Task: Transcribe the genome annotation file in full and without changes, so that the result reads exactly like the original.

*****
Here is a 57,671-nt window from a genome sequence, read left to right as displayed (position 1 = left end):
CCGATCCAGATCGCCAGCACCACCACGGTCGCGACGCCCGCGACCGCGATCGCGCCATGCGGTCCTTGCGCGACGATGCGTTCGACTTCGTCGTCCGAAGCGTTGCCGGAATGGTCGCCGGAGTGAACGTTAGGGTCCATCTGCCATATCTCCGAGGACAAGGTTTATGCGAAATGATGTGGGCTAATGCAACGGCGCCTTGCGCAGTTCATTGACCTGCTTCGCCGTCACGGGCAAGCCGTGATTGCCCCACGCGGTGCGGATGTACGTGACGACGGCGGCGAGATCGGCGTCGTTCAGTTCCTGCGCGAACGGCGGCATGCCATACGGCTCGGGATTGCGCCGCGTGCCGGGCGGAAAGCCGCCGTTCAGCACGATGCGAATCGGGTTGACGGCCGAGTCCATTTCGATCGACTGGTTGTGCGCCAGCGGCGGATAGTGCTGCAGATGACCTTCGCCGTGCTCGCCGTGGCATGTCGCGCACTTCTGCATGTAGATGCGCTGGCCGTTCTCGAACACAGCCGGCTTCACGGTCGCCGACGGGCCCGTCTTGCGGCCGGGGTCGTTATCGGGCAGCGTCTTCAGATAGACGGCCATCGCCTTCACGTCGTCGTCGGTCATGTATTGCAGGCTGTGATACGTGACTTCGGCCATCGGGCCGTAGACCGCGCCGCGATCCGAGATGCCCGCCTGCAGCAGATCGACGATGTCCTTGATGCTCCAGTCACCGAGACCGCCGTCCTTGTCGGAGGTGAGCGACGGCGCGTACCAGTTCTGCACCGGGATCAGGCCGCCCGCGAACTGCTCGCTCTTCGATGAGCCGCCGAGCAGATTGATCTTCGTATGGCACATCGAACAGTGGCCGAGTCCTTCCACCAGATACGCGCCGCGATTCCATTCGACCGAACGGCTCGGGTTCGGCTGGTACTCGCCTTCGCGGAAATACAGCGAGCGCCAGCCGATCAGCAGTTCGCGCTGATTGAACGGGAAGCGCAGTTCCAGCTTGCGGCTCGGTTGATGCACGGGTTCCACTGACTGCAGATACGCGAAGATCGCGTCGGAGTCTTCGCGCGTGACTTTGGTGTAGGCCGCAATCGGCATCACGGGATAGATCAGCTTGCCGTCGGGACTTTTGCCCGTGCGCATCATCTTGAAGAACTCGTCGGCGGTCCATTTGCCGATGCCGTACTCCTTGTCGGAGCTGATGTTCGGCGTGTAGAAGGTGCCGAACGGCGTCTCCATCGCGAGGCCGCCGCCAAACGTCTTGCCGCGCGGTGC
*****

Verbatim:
Here is a 57,671-nt window from a genome sequence, read left to right as displayed (position 1 = left end):
CCGATCCAGATCGCCAGCACCACCACGGTCGCGACGCCCGCGACCGCGATCGCGCCATGCGGTCCTTGCGCGACGATGCGTTCGACTTCGTCGTCCGAAGCGTTGCCGGAATGGTCGCCGGAGTGAACGTTAGGGTCCATCTGCCATATCTCCGAGGACAAGGTTTATGCGAAATGATGTGGGCTAATGCAACGGCGCCTTGCGCAGTTCATTGACCTGCTTCGCCGTCACGGGCAAGCCGTGATTGCCCCACGCGGTGCGGATGTACGTGACGACGGCGGCGAGATCGGCGTCGTTCAGTTCCTGCGCGAACGGCGGCATGCCATACGGCTCGGGATTGCGCCGCGTGCCGGGCGGAAAGCCGCCGTTCAGCACGATGCGAATCGGGTTGACGGCCGAGTCCATTTCGATCGACTGGTTGTGCGCCAGCGGCGGATAGTGCTGCAGATGACCTTCGCCGTGCTCGCCGTGGCATGTCGCGCACTTCTGCATGTAGATGCGCTGGCCGTTCTCGAACACAGCCGGCTTCACGGTCGCCGACGGGCCCGTCTTGCGGCCGGGGTCGTTATCGGGCAGCGTCTTCAGATAGACGGCCATCGCCTTCACGTCGTCGTCGGTCATGTATTGCAGGCTGTGATACGTGACTTCGGCCATCGGGCCGTAGACCGCGCCGCGATCCGAGATGCCCGCCTGCAGCAGATCGACGATGTCCTTGATGCTCCAGTCACCGAGACCGCCGTCCTTGTCGGAGGTGAGCGACGGCGCGTACCAGTTCTGCACCGGGATCAGGCCGCCCGCGAACTGCTCGCTCTTCGATGAGCCGCCGAGCAGATTGATCTTCGTATGGCACATCGAACAGTGGCCGAGTCCTTCCACCAGATACGCGCCGCGATTCCATTCGACCGAACGGCTCGGGTTCGGCTGGTACTCGCCTTCGCGGAAATACAGCGAGCGCCAGCCGATCAGCAGTTCGCGCTGATTGAACGGGAAGCGCAGTTCCAGCTTGCGGCTCGGTTGATGCACGGGTTCCACTGACTGCAGATACGCGAAGATCGCGTCGGAGTCTTCGCGCGTGACTTTGGTGTAGGCCGCAATCGGCATCACGGGATAGATCAGCTTGCCGTCGGGACTTTTGCCCGTGCGCATCATCTTGAAGAACTCGTCGGCGGTCCATTTGCCGATGCCGTACTCCTTGTCGGAGCTGATGTTCGGCGTGTAGAAGGTGCCGAACGGCGTCTCCATCGCGAGGCCGCCGCCAAACGTCTTGCCGCGCGGTGC